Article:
In a landmark decision issued this morning, Southern District of New York Judge Shira Scheindlin struck down as “unconstitutional as applied” the NYPD’s “Stop and Frisk” policy. The decision is the culmination of a nearly four month non-jury trial before Judge Scheindlin in which both sides relied upon statistics and anecdotal evidence to try and… Continue reading Plain Statistics and Common Sense Doomed “Stop and Frisk”
Recently, Michele Catalano an internet journalist who writes for something called DeathandTaxesmag.com started a firestorm this week when she claimed that her home had been invaded by the FBI because of Google searches over the phrase “Pressure cooker.” “This is where we are at,” Catalano wrote. “Where you have no expectation of privacy. Where trying… Continue reading Before You Search at Work Remember: Your Boss Owns Your Computer!
As I read the various arguments made before the US Supreme Court in the two gay marriage cases heard this week, and with Roman Catholic Easter coming up this Sunday, I can’t help but wish we could resurrect my personal legal Jesus, Earl Warren, to replace John Roberts as Chief Justice for awhile. Justice Warren… Continue reading Where’s Earl Warren When You Need Him?
OK I have received many inquiries from people around the country about “FB’s new Guidelines” or “IP issues now that FB is public.” Just about every FB user has seen a proliferation of folks posting a statement about “owning their P rights” etc. It look something like this: In response to the new Facebook guidelines,… Continue reading Viral FB Copyright Notice Of No Use and Largely Unnecessary Unless You are in the Business of Selling Images and Videos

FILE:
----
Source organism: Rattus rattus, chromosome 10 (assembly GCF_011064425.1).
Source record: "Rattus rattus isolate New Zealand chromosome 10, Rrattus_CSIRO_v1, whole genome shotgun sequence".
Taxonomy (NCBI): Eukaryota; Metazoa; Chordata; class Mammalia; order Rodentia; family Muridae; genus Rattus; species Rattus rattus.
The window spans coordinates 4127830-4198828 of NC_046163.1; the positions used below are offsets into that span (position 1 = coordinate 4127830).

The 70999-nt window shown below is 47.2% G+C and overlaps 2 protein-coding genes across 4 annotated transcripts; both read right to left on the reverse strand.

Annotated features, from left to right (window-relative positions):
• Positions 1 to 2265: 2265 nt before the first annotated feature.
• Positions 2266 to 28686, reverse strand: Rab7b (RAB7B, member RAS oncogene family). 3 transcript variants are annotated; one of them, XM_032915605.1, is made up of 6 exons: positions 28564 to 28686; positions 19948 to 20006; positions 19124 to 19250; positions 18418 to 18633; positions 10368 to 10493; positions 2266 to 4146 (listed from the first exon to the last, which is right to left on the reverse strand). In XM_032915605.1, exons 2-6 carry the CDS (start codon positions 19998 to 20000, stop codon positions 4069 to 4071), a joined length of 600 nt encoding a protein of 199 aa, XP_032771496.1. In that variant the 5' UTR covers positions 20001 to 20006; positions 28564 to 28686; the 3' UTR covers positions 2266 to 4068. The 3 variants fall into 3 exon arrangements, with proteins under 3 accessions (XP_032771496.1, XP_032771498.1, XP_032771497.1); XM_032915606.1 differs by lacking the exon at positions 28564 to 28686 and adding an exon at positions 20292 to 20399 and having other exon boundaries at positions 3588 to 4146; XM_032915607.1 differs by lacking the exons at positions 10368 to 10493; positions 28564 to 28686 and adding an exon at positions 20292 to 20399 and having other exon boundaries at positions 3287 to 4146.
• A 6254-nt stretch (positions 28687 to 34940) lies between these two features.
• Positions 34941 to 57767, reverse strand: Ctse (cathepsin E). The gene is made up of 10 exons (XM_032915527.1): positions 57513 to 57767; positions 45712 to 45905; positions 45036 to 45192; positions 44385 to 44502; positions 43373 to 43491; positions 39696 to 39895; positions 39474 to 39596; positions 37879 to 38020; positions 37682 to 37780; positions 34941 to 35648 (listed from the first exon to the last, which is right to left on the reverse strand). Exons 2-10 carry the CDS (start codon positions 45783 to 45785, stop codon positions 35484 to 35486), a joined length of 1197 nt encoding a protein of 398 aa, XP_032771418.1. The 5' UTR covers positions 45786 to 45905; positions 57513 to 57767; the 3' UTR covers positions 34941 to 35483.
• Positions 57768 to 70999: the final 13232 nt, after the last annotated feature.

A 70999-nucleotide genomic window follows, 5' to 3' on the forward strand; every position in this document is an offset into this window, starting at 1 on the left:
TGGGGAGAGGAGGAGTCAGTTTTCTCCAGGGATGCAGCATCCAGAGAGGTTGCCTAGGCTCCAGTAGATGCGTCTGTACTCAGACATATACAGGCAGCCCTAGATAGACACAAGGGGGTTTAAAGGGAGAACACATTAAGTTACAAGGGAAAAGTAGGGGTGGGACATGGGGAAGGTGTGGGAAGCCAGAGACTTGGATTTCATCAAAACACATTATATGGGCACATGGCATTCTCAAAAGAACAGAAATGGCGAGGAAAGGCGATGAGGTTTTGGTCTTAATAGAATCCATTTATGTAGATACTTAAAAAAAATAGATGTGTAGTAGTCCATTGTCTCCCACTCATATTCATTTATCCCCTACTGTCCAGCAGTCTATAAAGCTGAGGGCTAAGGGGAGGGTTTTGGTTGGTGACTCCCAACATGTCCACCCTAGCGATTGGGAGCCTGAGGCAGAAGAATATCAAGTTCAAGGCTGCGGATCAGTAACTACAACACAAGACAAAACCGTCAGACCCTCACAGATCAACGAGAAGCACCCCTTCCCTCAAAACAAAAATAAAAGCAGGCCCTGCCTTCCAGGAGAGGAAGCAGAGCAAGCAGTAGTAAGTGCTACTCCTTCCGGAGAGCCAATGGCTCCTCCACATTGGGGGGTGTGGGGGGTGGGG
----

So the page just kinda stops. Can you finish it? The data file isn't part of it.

OK so this is not a sexy topic, like the Presidential Debate or Lindsay Lohan’s courtroom attire, but it is important. In a decision that will surprise many litigators, the U. S. Court of Appeals for the Second Circuit (which covers NY) recently held in Chin v. Port Authority that the failure by a law… Continue reading NY Appeals Court: Failure To Issue Litigation Hold Is Not Necessarily Gross Negligence
Social media’s insertion into the courtroom continues as a NY Federal Judge ruled that a criminal defendant’s Facebook posts about his criminal activity could form the bass for a search warrant into his home. Federal prosecutors got a look at Melvin Colon’s Facebook profile through the account of one of Colon’s friends, who was a… Continue reading If You’re A Criminal Be Careful Who Your Friends Are (Or Don’t Be An Idiot and Post About Your Crimes on FB!)
Today the Supreme Court in United States v. Jones decided that the District of Columbia’s Police Department’s attachment of GPS device to a suspected drug dealer’s car without a proper warrant violated the Fourth Amendment’s prohibition against unreasonable search and seizures. In overturning the conviction of Antoine Jones, who had received a life sentence for… Continue reading Supreme Court Rules Police Attachment of GPS to Car Requires Warrant
Bruce Bent II was an executive and co-owner of Reserve Management Co. Inc. (RCMI) involved in an SEC investigation over alleged securities violations. The SEC sought to compel RCMI’s production of 60 e-mails between Bent and his wife that were exchanged during the two-day period after Lehman Brothers’ bankruptcy announcement, during which a run on… Continue reading NY Fed. Court Issues Reminder About Lack of Privacy in Work Emails
They say you should never discuss religion and politics among friends and family but who cares what “they” say anyway? Today’s NY Post’s front page, which I saw yesterday in the deli, reads: “Mike’s Mosque Mania.” I’ll summarize the article so you won’t have to bother to read the Post: The author chastises NYC… Continue reading Upset About Mosque Near Ground Zero? Blame Tom Jefferson